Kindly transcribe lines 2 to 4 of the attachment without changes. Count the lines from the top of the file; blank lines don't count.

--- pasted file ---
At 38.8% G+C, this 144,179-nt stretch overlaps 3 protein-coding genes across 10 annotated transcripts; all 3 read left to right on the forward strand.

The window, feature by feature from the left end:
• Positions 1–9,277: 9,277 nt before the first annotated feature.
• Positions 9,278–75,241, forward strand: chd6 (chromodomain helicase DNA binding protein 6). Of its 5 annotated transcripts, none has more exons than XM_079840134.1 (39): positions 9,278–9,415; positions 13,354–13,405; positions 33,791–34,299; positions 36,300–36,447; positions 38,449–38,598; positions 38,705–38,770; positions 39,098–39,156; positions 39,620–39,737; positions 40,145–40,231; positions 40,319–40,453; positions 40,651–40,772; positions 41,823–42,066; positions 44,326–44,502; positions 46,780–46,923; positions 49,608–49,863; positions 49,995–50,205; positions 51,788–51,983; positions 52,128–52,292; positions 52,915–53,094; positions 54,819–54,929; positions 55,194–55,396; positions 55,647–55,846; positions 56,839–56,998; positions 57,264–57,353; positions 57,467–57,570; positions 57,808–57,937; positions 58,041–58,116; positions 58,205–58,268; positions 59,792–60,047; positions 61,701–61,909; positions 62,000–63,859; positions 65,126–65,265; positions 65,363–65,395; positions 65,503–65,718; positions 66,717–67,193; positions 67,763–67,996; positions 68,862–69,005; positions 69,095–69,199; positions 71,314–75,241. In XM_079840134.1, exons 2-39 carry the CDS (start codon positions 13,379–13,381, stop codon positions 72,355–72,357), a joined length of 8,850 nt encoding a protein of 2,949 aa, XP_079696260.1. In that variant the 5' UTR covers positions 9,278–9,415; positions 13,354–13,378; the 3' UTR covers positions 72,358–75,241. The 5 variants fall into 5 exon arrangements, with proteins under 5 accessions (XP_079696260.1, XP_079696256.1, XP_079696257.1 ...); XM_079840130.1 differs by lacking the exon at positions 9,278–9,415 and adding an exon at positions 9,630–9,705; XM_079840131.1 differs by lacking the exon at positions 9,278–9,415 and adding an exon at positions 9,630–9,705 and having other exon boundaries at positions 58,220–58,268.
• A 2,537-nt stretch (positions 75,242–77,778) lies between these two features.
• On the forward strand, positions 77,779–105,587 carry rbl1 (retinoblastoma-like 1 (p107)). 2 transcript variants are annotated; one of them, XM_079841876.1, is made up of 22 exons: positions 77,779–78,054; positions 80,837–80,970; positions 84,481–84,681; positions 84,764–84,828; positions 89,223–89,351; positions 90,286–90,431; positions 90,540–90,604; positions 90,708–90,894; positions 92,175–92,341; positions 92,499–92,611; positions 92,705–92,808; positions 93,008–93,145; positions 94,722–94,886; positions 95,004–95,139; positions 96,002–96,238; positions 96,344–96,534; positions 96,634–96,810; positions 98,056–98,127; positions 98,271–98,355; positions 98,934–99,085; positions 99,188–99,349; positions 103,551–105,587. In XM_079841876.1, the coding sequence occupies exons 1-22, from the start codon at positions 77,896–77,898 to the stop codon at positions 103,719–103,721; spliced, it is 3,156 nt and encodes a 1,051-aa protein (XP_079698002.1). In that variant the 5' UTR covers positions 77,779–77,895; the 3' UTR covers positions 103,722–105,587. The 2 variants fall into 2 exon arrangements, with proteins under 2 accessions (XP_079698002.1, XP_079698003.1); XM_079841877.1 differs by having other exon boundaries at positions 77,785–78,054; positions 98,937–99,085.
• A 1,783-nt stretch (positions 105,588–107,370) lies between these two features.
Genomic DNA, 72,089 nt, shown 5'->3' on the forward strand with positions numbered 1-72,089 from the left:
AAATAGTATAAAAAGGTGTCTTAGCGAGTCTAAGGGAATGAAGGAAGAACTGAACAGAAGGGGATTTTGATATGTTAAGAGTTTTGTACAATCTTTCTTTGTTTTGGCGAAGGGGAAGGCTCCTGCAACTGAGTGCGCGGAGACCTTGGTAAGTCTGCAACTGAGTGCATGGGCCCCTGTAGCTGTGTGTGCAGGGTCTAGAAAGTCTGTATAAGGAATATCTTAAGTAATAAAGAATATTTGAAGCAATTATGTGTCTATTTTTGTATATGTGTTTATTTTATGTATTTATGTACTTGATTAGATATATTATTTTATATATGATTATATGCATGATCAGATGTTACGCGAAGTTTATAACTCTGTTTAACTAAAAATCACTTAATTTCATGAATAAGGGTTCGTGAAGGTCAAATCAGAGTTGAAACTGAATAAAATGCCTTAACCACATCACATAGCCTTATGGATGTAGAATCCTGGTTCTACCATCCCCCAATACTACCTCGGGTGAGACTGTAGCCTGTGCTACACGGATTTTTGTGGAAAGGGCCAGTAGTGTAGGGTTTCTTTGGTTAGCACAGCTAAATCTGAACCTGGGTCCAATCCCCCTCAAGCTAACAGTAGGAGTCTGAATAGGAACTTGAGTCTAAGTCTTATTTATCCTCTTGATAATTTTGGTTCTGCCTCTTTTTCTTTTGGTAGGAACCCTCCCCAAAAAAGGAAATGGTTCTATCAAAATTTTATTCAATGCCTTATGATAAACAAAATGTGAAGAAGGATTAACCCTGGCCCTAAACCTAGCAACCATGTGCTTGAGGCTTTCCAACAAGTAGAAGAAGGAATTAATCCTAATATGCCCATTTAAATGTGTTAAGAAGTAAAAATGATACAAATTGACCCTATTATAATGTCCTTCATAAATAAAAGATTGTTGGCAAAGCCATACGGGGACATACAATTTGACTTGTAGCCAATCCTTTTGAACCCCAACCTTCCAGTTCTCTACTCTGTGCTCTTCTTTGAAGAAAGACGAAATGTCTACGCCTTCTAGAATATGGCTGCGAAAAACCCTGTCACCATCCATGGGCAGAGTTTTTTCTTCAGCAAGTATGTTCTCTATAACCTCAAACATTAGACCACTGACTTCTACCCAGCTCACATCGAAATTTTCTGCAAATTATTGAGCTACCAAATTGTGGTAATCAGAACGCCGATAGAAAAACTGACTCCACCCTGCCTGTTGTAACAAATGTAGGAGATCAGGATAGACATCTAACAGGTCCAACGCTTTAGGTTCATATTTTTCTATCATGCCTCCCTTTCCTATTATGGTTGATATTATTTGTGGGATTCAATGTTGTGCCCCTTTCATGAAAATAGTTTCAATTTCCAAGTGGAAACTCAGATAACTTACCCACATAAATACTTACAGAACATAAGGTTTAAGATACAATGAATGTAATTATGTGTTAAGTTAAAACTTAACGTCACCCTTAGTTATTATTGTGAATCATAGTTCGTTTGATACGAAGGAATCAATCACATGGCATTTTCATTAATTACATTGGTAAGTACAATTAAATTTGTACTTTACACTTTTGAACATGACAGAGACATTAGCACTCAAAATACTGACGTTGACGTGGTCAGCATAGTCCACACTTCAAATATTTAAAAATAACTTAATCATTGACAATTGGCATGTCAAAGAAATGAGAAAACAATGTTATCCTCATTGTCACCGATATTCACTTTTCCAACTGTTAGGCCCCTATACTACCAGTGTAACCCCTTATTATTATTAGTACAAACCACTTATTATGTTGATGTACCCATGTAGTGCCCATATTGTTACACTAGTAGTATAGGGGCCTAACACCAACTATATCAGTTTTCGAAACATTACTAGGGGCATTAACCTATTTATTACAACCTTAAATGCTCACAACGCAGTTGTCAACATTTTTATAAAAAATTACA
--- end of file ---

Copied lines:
The window, feature by feature from the left end:
• Positions 1–9,277: 9,277 nt before the first annotated feature.
• Positions 9,278–75,241, forward strand: chd6 (chromodomain helicase DNA binding protein 6). Of its 5 annotated transcripts, none has more exons than XM_079840134.1 (39): positions 9,278–9,415; positions 13,354–13,405; positions 33,791–34,299; positions 36,300–36,447; positions 38,449–38,598; positions 38,705–38,770; positions 39,098–39,156; positions 39,620–39,737; positions 40,145–40,231; positions 40,319–40,453; positions 40,651–40,772; positions 41,823–42,066; positions 44,326–44,502; positions 46,780–46,923; positions 49,608–49,863; positions 49,995–50,205; positions 51,788–51,983; positions 52,128–52,292; positions 52,915–53,094; positions 54,819–54,929; positions 55,194–55,396; positions 55,647–55,846; positions 56,839–56,998; positions 57,264–57,353; positions 57,467–57,570; positions 57,808–57,937; positions 58,041–58,116; positions 58,205–58,268; positions 59,792–60,047; positions 61,701–61,909; positions 62,000–63,859; positions 65,126–65,265; positions 65,363–65,395; positions 65,503–65,718; positions 66,717–67,193; positions 67,763–67,996; positions 68,862–69,005; positions 69,095–69,199; positions 71,314–75,241. In XM_079840134.1, exons 2-39 carry the CDS (start codon positions 13,379–13,381, stop codon positions 72,355–72,357), a joined length of 8,850 nt encoding a protein of 2,949 aa, XP_079696260.1. In that variant the 5' UTR covers positions 9,278–9,415; positions 13,354–13,378; the 3' UTR covers positions 72,358–75,241. The 5 variants fall into 5 exon arrangements, with proteins under 5 accessions (XP_079696260.1, XP_079696256.1, XP_079696257.1 ...); XM_079840130.1 differs by lacking the exon at positions 9,278–9,415 and adding an exon at positions 9,630–9,705; XM_079840131.1 differs by lacking the exon at positions 9,278–9,415 and adding an exon at positions 9,630–9,705 and having other exon boundaries at positions 58,220–58,268.